Embarking upon the journey of a writer.

Last week I began the process of baking, cooking cleaning (which all fall under the act of procrastination. When I had gluten-free cookies on hand, lentil soup in my fridge and freezer, and all of my tax receipts organized, I then began to cut, paste, edit, remember, laugh and cry; which all fall under the act of writing. I’ll never forget the time I told my father that I was abandoning my teaching career for the life of a musician. We were walking by the creek alongside my property in Nelson, BC; the property that he had helped to finance and now, in his eyes, could be problematic. Would I be able to afford the mortgage payments as an artist? As we followed the stream’s winding course, I looked around to all of the cedar that surrounded us and made a silent prayer: “Please cedar. Protect me from the potential wrath and judgment of Dad” Cedar, according to first nations communities, is the tree of protection and guidance. As I began explaining that music is really one of the parts in my life that made me truly happy and feel alive, I know that he was silently, and perhaps begrudgingly empathizing. He was at Woodstock after all, and knew what it was like to have music pervade every cell of your being. Every Saturday he’d go down to Sam the Record Man’s in downtown Barrie to buy a new album. He’d spend late afternoons in the family room alongside the turntable, listening and falling into the world of the new recordings. I’d often sit with him, letting new sounds, melodies and moods wash over me, watching how the music transformed my father’s mood. He worked hard throughout the week, leaving the house by 7:30am to be at “the shop” by 8:00, and he’d shut down anywhere between 5 and 5:30 depending on deliveries and pick ups. Over the course of over 20 years, he didn’t have one sick day. He’d shut down from time to time for holidays, usually ski trips with his buddies, but overall, he lived and breathed his work. This Saturday afternoon forays into the world of sound became a ritual for him, just like his attending mass on Sundays, but I believe, the music was more meaningful. I have photographs of me as a baby, about 2 years old, sitting on a chartreuse green velvet chair circa 1975, propped between maroon velour pillows, wearing huge earmuff-style earphones, apparently listening to the Stones’ Exile on Main Street. This is what Dad would get up to when he was babysitting me. He and I had this bond of love for listening to rock and roll, and I eagerly anticipated his weekly quest at Sam’s. So really, me choosing to be a musician was his fault…and Mum’s. She was the one who brought me to all those musicals as a kid, loading us into the car to drive to Toronto to see the latest Andrew Lloyd Webber or Rogers and Hammerstein revival shows. She was the one who made me practice piano every day from the time I was seven until I was 16, when I decided that boys and beer were more important than Beethoven. Yes, if there was anyone to blame: it was them.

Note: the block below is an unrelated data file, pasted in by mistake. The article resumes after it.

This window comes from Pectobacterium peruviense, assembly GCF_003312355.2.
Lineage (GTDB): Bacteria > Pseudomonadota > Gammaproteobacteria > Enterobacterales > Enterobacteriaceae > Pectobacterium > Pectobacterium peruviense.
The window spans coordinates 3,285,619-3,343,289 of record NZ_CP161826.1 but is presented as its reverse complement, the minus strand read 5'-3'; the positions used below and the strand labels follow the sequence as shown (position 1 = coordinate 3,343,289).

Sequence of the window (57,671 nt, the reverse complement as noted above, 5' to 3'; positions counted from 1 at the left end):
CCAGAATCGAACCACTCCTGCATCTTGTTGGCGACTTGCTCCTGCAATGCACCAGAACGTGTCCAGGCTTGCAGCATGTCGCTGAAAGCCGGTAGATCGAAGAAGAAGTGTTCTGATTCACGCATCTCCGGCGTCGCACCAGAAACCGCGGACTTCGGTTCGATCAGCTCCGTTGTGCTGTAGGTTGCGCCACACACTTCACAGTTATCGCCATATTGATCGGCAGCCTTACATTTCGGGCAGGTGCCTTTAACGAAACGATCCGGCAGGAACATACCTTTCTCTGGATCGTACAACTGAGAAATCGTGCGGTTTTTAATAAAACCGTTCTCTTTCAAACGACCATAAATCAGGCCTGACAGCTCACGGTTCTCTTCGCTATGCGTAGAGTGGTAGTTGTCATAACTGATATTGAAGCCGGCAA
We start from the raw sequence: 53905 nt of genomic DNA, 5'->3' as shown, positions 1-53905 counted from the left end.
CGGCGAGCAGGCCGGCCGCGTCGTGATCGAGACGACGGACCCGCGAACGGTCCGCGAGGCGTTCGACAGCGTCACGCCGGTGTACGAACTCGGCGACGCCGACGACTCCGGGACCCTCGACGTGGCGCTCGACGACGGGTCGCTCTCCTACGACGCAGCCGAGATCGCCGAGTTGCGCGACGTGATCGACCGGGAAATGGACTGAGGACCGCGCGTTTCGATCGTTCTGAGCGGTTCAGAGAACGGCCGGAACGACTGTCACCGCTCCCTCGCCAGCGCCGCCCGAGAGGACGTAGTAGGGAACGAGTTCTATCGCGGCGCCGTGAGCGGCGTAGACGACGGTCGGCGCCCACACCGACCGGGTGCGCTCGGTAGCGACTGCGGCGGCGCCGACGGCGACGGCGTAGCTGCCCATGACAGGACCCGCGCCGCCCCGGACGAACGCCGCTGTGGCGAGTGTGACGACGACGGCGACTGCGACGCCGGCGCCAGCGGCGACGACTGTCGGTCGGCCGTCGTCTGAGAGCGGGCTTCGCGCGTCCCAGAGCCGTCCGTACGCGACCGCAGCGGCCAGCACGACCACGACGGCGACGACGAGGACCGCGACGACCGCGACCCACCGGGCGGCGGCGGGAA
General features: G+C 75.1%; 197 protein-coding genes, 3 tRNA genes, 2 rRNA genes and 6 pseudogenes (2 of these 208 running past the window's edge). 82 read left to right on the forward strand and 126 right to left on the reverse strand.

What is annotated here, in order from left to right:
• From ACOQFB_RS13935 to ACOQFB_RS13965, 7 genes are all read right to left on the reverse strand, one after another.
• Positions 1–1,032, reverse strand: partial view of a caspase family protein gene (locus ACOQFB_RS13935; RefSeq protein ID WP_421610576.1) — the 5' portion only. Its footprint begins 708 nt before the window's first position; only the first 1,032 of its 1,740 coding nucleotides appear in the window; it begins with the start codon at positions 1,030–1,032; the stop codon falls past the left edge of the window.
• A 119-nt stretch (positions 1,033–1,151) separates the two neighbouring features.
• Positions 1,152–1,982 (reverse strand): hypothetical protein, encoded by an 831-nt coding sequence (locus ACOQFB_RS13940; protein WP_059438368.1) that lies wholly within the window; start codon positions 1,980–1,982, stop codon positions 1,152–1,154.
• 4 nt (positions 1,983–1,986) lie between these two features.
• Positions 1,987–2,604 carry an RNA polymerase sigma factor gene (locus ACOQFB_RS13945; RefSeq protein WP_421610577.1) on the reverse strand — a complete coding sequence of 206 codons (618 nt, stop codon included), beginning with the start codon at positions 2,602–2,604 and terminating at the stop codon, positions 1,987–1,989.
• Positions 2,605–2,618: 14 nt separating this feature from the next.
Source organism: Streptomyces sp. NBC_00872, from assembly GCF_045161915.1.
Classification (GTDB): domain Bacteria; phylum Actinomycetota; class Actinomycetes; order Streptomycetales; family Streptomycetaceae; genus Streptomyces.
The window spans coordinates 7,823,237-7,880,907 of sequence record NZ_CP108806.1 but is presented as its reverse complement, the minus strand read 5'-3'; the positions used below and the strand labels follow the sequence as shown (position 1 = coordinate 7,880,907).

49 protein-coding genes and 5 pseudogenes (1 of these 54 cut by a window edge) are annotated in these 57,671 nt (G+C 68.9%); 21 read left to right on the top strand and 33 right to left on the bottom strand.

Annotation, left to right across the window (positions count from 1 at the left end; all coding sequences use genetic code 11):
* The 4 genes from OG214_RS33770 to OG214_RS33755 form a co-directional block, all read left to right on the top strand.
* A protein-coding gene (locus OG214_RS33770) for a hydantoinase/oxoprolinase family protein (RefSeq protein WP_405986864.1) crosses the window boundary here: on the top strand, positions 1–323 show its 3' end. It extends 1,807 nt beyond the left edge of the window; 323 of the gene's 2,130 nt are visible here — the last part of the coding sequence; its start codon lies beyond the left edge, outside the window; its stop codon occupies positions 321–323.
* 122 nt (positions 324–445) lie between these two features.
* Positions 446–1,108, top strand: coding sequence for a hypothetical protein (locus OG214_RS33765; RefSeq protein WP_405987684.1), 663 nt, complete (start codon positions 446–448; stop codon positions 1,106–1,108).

“So, you do realize, you’re choosing the life of a starving artist. You do realize that don’t you?” his tone stating, as opposed to questioning. The implied questions being: Why would anyone be leaving a pension and secure job for the world of music? Couldn’t I just keep music as a hobby and continue to go to open stages? Realistically, no. I couldn’t. By the time I’d finished marking essays and tests and prepared lessons, I was too exhausted to even walk to the living room to put a record on, let alone write a song. The answer was “No. I couldn’t just do it as a hobby anymore”. And so, I enrolled myself into the jazz program at Selkirk College, which is the Canadian satellite school for Berkeley in Boston, and entered a world where music became much more than a hobby; it became my life. Fast-forward six years later to a time when my Dad had hoped that I had got “that music thing” out of my system; I’d recorded two albums, toured various parts of the world and been in a successful off-Broadway musical. Now, I could fall back into Plan B, which was of course, teaching. Or perhaps, go back to school to get a masters degree in education and then I could be a teacher again who gets paid a lot more. After the switch from education into music, I didn’t think that I could shock him any more. I was wrong. “So Dad, I’ve decided that I’m going to put the music on hold for a little bit and write a book.” I stated, trying to sound mature, steady and sure of myself, which of course was a complete façade. He looked confused and scrunched up his face, “You mean, like, a book?” “Yes Dad. I mean, like, a book. And, I was wondering if I can use your place up north that’s empty as a place to write, just until it sells, then I’ll move back to Toronto.” I don’t really know how he agreed; he found pity in his heart that I was still mourning the loss of P. and maybe just felt sorry for me. Whatever the reason, he said yes, and my patron saint in this lifetime is St. Michael, but the Michael being my dad.

And so it was that I settled myself into the sleepy town of Midland, Ontario for a year and began my quest of healing, forgiving, cooking, writing and creating music. I hope you’ll come with me on this journey as I recall, remember, laugh and cry this project into form. I’d love to hear any of your thoughts as I periodically post some content from the book, and share some music with you over the next few months. I value your input and value you as friends and lovers of music and words. (PS. I’ve gained about 10 pounds in the past couple of months to prove to Dad that I am far from starving. See photo above eating with Nana)

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